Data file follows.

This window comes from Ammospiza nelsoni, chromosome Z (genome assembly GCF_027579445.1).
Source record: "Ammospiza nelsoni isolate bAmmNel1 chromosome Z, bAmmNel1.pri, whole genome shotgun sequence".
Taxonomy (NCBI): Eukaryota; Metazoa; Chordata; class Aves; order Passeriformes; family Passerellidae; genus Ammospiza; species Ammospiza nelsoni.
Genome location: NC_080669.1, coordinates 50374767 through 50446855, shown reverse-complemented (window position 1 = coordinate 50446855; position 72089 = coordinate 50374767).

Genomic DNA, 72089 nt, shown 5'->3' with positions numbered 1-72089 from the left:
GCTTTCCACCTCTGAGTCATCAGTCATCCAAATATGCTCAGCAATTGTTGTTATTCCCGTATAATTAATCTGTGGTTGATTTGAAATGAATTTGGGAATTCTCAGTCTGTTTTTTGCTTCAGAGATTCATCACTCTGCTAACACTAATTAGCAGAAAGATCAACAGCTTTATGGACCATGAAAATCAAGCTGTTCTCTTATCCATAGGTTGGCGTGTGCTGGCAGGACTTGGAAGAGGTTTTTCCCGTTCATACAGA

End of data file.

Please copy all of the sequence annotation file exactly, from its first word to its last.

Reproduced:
This window comes from Ammospiza nelsoni, chromosome Z (genome assembly GCF_027579445.1).
Source record: "Ammospiza nelsoni isolate bAmmNel1 chromosome Z, bAmmNel1.pri, whole genome shotgun sequence".
Taxonomy (NCBI): Eukaryota; Metazoa; Chordata; class Aves; order Passeriformes; family Passerellidae; genus Ammospiza; species Ammospiza nelsoni.
Genome location: NC_080669.1, coordinates 50374767 through 50446855, shown reverse-complemented (window position 1 = coordinate 50446855; position 72089 = coordinate 50374767).

Genomic DNA, 72089 nt, shown 5'->3' with positions numbered 1-72089 from the left:
GCTTTCCACCTCTGAGTCATCAGTCATCCAAATATGCTCAGCAATTGTTGTTATTCCCGTATAATTAATCTGTGGTTGATTTGAAATGAATTTGGGAATTCTCAGTCTGTTTTTTGCTTCAGAGATTCATCACTCTGCTAACACTAATTAGCAGAAAGATCAACAGCTTTATGGACCATGAAAATCAAGCTGTTCTCTTATCCATAGGTTGGCGTGTGCTGGCAGGACTTGGAAGAGGTTTTTCCCGTTCATACAGA